About Translink Ulster in Bloom

Sewing the seeds

ulThe idea seeded in 1977 when Craig Wallace, [then Director Belfast Parks], had discussions with the Northern Ireland Tourist Board regarding Northern Ireland's participation in the annual national Britain in Bloom competition. Britain in Bloom, then organised by the British Tourist Authority, had been operating since 1963 and was already established in England, Wales, Scotland, the Isle of Man and the Channel Islands, with much of the local organisation being undertaken by local 'In-Bloom' committees in conjunction with the various tourist boards. In 1978 Craig Wallace decided to enter Belfast in the city category of Britain in Bloom, since no similar competition existed in Northern Ireland. The entry was accepted and it subsequently merited selection as a city finalist gaining an award for new landscaping.

Ulster in Bloom

The initial success encouraged everyone and the Northern Ireland Tourist Board agreed henceforth to organise a local competition to be named Ulster in Bloom. It was decided better for Northern Ireland to have its own competition with prizes and local presentation, rather than risk getting lost in the large cross water entry which it was felt would be counter productive in the long term. The first Ulster in Bloom competition took place in 1979 and this attracted 12 entries. It is organised annually through the 26 Councils who decide which places will be entered each year from their respective areas. Entry forms are usually issued in December with entries being accepted until the end of April.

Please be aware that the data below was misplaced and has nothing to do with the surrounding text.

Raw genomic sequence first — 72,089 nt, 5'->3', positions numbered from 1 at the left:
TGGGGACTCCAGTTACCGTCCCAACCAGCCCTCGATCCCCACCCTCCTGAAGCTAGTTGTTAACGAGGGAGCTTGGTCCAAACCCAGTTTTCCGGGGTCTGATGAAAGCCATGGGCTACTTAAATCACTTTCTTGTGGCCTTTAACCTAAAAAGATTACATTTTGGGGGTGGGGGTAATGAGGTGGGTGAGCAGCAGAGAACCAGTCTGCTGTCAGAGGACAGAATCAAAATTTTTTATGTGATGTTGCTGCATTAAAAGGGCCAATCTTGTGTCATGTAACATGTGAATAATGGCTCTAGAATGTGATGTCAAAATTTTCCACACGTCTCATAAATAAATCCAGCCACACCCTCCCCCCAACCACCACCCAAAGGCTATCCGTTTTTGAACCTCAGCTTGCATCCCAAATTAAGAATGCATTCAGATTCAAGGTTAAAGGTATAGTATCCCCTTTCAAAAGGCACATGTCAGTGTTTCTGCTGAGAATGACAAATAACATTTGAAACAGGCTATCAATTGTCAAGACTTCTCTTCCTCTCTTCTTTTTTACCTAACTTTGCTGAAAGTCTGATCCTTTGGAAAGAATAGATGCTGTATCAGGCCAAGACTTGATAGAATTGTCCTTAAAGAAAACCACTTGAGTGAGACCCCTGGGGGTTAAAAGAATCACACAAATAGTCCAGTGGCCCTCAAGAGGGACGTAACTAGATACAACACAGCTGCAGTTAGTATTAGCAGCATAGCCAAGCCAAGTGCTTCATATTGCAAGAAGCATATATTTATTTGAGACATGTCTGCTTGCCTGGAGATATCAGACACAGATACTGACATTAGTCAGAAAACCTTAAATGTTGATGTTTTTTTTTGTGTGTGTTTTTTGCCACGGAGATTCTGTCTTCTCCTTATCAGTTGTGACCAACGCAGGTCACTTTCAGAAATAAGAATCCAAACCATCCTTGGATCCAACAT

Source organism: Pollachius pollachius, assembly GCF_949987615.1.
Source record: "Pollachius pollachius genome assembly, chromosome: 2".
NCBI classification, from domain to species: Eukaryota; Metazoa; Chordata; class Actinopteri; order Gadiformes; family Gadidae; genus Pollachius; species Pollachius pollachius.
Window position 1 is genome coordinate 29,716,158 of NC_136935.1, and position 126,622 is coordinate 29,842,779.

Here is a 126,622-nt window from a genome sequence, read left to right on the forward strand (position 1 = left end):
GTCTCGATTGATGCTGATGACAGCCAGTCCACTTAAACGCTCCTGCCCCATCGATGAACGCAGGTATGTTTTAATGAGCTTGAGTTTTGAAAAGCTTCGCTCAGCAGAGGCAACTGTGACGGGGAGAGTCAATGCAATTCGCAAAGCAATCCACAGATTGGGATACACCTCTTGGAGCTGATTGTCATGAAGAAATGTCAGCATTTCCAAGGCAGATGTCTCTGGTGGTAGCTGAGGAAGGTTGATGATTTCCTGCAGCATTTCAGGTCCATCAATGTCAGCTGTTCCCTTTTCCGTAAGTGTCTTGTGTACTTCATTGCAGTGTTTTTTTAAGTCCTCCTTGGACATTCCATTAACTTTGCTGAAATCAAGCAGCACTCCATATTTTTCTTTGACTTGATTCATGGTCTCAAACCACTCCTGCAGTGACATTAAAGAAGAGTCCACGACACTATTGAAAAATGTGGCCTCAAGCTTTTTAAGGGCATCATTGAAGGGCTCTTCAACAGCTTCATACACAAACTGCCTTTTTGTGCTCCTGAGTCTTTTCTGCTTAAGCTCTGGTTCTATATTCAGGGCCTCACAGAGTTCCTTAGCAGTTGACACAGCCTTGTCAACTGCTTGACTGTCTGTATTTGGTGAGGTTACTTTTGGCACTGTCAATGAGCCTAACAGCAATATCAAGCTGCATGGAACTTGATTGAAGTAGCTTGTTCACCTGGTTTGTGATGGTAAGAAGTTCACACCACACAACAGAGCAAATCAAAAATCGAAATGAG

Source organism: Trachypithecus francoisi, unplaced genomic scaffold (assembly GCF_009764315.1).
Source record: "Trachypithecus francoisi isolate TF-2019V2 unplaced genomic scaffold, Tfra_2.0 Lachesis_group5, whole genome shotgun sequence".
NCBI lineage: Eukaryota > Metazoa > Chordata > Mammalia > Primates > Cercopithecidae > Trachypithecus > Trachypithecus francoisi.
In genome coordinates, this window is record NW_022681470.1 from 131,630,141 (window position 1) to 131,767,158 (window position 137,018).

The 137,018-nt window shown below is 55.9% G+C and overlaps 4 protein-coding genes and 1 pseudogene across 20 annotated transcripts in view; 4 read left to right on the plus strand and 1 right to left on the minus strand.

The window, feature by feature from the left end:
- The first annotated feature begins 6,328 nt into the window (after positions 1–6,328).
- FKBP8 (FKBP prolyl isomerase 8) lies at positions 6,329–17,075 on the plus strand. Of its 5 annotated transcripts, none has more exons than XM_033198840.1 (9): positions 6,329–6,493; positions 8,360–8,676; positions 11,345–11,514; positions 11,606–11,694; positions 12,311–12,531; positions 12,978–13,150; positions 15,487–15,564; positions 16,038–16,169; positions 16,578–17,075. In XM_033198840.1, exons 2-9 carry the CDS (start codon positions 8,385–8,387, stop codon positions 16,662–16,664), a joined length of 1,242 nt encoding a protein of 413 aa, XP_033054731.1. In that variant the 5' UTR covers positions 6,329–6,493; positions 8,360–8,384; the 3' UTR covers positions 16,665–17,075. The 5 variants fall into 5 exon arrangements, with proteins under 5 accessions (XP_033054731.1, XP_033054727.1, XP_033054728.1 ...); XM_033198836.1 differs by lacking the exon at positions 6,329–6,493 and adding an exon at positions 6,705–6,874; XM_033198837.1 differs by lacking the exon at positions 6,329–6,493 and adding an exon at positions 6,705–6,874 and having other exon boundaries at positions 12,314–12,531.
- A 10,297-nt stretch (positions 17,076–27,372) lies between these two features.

How it works

Ulster in Bloom, judged around Mid July to Mid August, is accepted as a regional heat of Britain in Bloom. The Northern Ireland judges, [ladies & gentlemen with horticultural expertise], travel in pairs and follow prepared itineraries so that every place is visited by 2 judges over a 3-4 week period. Besides selecting the best city, large town, town and small town, large and small villages etc., judges also make a few special awards and choose those places likely to best represent Northern Ireland in the national competition. Originally Northern Ireland was only permitted to enter 2 places in Britain in Bloom but subsequently this was been increased and currently we are allowed to enter our 5 best places which includes an entry in the Coastal Resort category. The number of places we are permitted to enter from here, is dependent upon the total entry within Northern Ireland, which can vary from year to year.